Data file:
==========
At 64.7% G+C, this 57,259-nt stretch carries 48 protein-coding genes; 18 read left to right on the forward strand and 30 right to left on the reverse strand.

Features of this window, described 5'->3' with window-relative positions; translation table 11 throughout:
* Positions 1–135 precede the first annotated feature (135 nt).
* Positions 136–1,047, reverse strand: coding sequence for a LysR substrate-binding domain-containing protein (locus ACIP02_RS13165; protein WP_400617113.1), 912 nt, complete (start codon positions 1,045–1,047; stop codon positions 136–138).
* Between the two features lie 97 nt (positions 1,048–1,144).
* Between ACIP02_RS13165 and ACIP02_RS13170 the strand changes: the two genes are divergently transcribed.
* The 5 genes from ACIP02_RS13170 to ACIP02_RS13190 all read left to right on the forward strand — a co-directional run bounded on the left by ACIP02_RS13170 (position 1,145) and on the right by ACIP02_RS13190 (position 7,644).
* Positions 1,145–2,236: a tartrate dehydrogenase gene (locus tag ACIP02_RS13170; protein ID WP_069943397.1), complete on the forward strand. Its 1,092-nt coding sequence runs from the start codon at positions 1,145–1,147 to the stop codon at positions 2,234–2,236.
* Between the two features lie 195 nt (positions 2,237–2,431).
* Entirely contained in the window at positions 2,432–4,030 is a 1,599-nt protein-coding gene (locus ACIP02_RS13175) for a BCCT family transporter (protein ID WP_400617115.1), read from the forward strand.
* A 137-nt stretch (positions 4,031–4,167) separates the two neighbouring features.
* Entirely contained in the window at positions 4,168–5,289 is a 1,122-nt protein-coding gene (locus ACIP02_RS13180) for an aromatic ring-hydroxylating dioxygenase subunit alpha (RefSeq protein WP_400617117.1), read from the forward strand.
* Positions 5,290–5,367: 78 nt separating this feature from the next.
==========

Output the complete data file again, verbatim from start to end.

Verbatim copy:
At 64.7% G+C, this 57,259-nt stretch carries 48 protein-coding genes; 18 read left to right on the forward strand and 30 right to left on the reverse strand.

Features of this window, described 5'->3' with window-relative positions; translation table 11 throughout:
* Positions 1–135 precede the first annotated feature (135 nt).
* Positions 136–1,047, reverse strand: coding sequence for a LysR substrate-binding domain-containing protein (locus ACIP02_RS13165; protein WP_400617113.1), 912 nt, complete (start codon positions 1,045–1,047; stop codon positions 136–138).
* Between the two features lie 97 nt (positions 1,048–1,144).
* Between ACIP02_RS13165 and ACIP02_RS13170 the strand changes: the two genes are divergently transcribed.
* The 5 genes from ACIP02_RS13170 to ACIP02_RS13190 all read left to right on the forward strand — a co-directional run bounded on the left by ACIP02_RS13170 (position 1,145) and on the right by ACIP02_RS13190 (position 7,644).
* Positions 1,145–2,236: a tartrate dehydrogenase gene (locus tag ACIP02_RS13170; protein ID WP_069943397.1), complete on the forward strand. Its 1,092-nt coding sequence runs from the start codon at positions 1,145–1,147 to the stop codon at positions 2,234–2,236.
* Between the two features lie 195 nt (positions 2,237–2,431).
* Entirely contained in the window at positions 2,432–4,030 is a 1,599-nt protein-coding gene (locus ACIP02_RS13175) for a BCCT family transporter (protein ID WP_400617115.1), read from the forward strand.
* A 137-nt stretch (positions 4,031–4,167) separates the two neighbouring features.
* Entirely contained in the window at positions 4,168–5,289 is a 1,122-nt protein-coding gene (locus ACIP02_RS13180) for an aromatic ring-hydroxylating dioxygenase subunit alpha (RefSeq protein WP_400617117.1), read from the forward strand.
* Positions 5,290–5,367: 78 nt separating this feature from the next.